Threats of Road Rage and What You Can Do About It

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In Seattle on February 9, road rage managed to push more drivers off the deep end. This time, it was between a 23-year-old female motorcyclist and a 60-year-old male in a car. No one is sure what got them both so riled up, but at one point they were stopped in the left lane and physically fighting each other on the ground. The fight ended when the female motorcyclist shot the man after he punched her. He is now dead, and her charges are still being determined.

In Minnesota, a few days after the previous incident, a man with a knife was shot by a man with a gun because he was trying to assault another driver after a car crash.

Another incident occurred in Washington state after a minor rear-end car crash.  When one driver was taking photos of the damage, the other driver in the car with a license plate that touted the message “DIRTBAG” yelled racist threats at them and pulled out a gun. When officers arrived, he punched a police officer in the face and threatened to kill them.  

Sadly, there are more stories of irrational road rage, and we all live with the possibility of encountering it every time we get on the public roads. It’s important to take a moment and realize just how serious the problem of road rage is, and consider what we can do if we encounter someone with this problem.

About Road Rage

  • 80% of drivers have some kind of road rage, and an estimate of 8 million of them engage other drivers with some kind of scary tactics such as face-to-face confrontation on up to ramming other cars. The most common tactics are blocking drivers from changing lanes, purposefully running drivers off the road, and using weapons to harm someone or their vehicle.
  • Road rage is NOT the same as aggressive driving.  According to the law, aggressive driving is a traffic violate, but road rage is a criminal offense. It becomes road rage when someone does more than speeding, gesturing, and just expressing himself or herself. When they purposely try to cause someone or the other person’s vehicle harm, this is when things get more serious.
  • Aggressive driving causes 66% of all traffic deaths and 33% of these deaths is due to speeding.
  • More than 1,300 gun-related road rage incidents happened between January 2014 and December 2014. For comparison, Japan had a sum total of 6 reported gun deaths in 2014 on and off the road.

How to Protect Yourself from Unhinged Drivers

The 2009 US Census Report tells us that there are around 18,783,073 drivers on the road at any given time. With this many people out and about it is inevitable that every driver will encounter aggressive driving and/or road rage at some point. Here are some suggestions for dealing with someone that gets set off into a psychotic rage:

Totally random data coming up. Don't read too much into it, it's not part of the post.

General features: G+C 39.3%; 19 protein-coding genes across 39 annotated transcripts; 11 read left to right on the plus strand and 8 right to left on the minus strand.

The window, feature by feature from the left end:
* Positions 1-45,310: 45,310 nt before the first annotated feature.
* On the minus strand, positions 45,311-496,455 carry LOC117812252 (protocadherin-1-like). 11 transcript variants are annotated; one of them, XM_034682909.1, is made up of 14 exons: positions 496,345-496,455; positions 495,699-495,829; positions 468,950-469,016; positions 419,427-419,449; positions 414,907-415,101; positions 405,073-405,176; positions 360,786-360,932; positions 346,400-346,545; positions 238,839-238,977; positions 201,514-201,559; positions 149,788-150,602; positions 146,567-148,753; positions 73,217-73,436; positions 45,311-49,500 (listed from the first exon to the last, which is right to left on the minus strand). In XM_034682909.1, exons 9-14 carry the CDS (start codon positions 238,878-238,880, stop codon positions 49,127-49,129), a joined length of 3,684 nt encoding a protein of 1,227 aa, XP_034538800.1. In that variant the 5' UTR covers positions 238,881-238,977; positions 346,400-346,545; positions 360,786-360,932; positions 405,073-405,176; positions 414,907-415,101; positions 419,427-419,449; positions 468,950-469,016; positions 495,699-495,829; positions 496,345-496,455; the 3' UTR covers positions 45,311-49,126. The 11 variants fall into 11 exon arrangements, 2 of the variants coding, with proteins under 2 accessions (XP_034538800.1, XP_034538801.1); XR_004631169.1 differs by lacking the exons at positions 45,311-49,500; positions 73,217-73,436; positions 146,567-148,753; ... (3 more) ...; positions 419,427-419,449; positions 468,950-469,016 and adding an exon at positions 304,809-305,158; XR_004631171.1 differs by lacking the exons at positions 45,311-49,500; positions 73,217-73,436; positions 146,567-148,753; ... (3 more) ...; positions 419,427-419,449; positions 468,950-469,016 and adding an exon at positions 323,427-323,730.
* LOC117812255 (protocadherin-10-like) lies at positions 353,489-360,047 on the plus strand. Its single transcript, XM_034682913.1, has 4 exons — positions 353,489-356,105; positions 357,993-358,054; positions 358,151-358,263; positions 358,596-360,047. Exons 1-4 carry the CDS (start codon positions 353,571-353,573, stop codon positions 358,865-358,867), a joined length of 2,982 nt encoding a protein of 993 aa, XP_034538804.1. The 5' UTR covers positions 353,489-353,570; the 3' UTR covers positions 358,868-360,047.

Remain friendly and wave to show you acknowledge them.  

It helps to sooth the angry driver with a little pacification.  So, sometimes it is just  best to apologize even if it isn’t really your fault, and then let them go wherever they are going with their bad attitude. It really makes no difference if you just let them think they are right. If you challenge them, things could get very dangerous very quickly.  Instead, don’t take their hatefulness personally. Who knows why they are overreacting? Everyone’s had a bad day here and there, and it is best not to see how far this angry driver can go off the deep end over who had the right-of-way.

Do not get out of your car.  

Numerous times when people do this, a fight ensues and sometimes it has goes to the death.

Call police.

When the driver starts to threaten you, that is already enough reason to call 911, and be sure to tell them you are calling the police, too. A lot of times this causes them to stop. Take note of the color, make, and model of their car, and also their license plate just in case they run off before the cops show up.  Of course, take at least a mental note of what the person looks like as well.

Disengage.

Don’t give into the urge to argue back with them, no matter how they might choose to verbally attack you. Sometimes it help to try to look at their behavior with a sense of humor. If all else fails, the best thing to do is just simply stop looking at them, roll up your window, and drive to a nearby police or fire station. If they choose to follow you, then you most certainly should not drive home. It is probably not a good idea for them to know where you live.

In addition to this, it is also a good idea to avoid broadcasting any information about yourself with bumper stickers, logos, license plate frames, etc.  This is because even if you manage to lose the driver, there is no guarantee that they are going to move on with their life and forget about you. Some people are very mentally disturbed, and unfortunately, they might have quite an agenda against you simply because you drove in some way that they didn’t approve of. It is in your best interest that they not get any clues about where else they might find you or your family just in case they have grown determined.  

Many people joke about road rage, but when someone is victimized by it, it is definitely no laughing matter. There are many theories about why people get so worked up while driving, but one thing is for certain. These drivers can be very dangerous. Take care of yourself out there on the road. Finally, if you or someone you care about  has a tendency to drive aggressively, consider finding a way to handle difficult emotions such as  anger management classes or therapy before losing control.

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